out meaningful behaviors in a meaningful context

12
Thinking Functionally
  • Uses finger in pointing motion
  • Knows how to make eye contact
  • Smiles
  • Give hugs when prompted
  • Can imitate a gesture when prompted by others
  • Takes 4 steps on 6 inch balance beam
  • Climbs 6 stairs, one foot on each step

13
Using your baseline data
  • Once you have gathered and reported baseline data
    use it to
  • inform instruction
  • inform curriculum
  • identify areas that need improvement and areas of
    childs strengths for success
  • peer pairing

14
Why the Child Outcomes Summary Form (COSF)?
  • No assessment instrument assesses the 3 outcomes
    directly
  • Many states will allow local programs to use
    different assessment instruments, and outcomes
    data will need to be aggregated
  • The summary forms 7 point rating scale defines a
    childs current functioning in a metric that can
    be compared over time to reflect child progress

15
Features of the Child Outcomes Summary Form
(COSF)
  • Not an assessment tool
  • Uses information from assessment tools and other
    data sources to determine an overall rating of
    how the child is functioning in each outcome
    area, at one point in time

16
Features of the Child Outcomes Summary Form
  • 7-point rating scale
  • Rating is based on childs functioning
  • How a child functions across settings and
    situations
  • Compared to what is expected of a child his/her
    age

17
(No Transcript)
18
Helping Children Move Toward Age-Expected
Functioning
  • Assumption Children can be described with
    regard to how close they are to age-expected
    behavior in each of the 3 outcomes
  • By definition, most children in the general
    population demonstrate the outcome in an
    age-expected way
  • By providing services and supports, Early
    Childhood Special Education is trying to move
    children closer to age-expected behavior

19
Measuring Functioning Compared to
Age-Expectations
  • Documenting childrens movement toward
    age-expected development is one type of evidence
    that program services are effective
  • The Child Outcome Summary Form (COSF) was
    designed to measure this type of progress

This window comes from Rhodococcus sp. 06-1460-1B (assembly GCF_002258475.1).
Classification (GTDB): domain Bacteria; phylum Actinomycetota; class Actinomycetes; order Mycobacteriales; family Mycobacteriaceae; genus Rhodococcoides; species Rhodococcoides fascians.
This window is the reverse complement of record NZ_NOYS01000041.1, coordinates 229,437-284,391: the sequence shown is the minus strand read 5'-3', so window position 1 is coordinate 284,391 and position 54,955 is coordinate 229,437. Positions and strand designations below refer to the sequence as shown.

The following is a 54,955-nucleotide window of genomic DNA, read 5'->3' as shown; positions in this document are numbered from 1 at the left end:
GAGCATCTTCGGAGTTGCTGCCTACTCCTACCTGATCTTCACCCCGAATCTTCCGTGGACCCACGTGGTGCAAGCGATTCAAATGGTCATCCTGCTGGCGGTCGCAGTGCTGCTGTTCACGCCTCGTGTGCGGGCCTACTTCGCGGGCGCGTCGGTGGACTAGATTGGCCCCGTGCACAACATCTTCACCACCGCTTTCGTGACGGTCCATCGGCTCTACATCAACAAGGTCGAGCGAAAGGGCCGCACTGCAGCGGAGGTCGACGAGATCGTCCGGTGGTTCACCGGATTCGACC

20
Essential Knowledge for Completing the COSF
  • Team members need to know
  • The childs functioning across settings and
    situations
  • Age-expected child development
  • Content of the 3 outcome areas
  • How to use the rating scale

21
Child Outcomes Summary Form (COSF)
22
A Domain Score on an Assessment Tool Does Not
Necessarily Translate Directly into an Outcome
Rating
  • Ratings require
  • Looking at functional behaviors, and
  • Collecting and synthesizing input from many
    sources familiar with the child across different
    settings and situations.

23
Summary Ratings are Based on…
  • Types of Evidence
  • Curriculum-based assessments (e.g., HELP)
  • Norm-referenced assessments (e.g.,BDI-2)
  • Developmental screenings (e.g., Ages and Stages)
  • Parent and professional observation and report
  • Sources of Evidence
  • Parents and family members
  • Service providers
  • Therapists
  • Physicians
  • Child care providers
  • Teachers
  • People familiar with the child in all the
    settings and situations that he/she is in

24
Ratings on the 3 Child Outcomes
  • Ratings on all 3 outcomes should be reported for
    every child enrolled
  • Ratings are needed in all areas even if
  • No one has concerns about a childs development
  • A child has delays in one or two outcome areas,
    but not in all three outcome areas
  • Even if the domain is not in the area of
    disability

25
Assistive Technology Considerations
  • Ratings should reflect the childs level of
    functioning using whatever assistive technology
    or special accommodations are present in the
    childs typical settings
  • Children who could benefit from assistive
    technology but dont have it will get lower
    scores
  • This does not reflect on the childs inability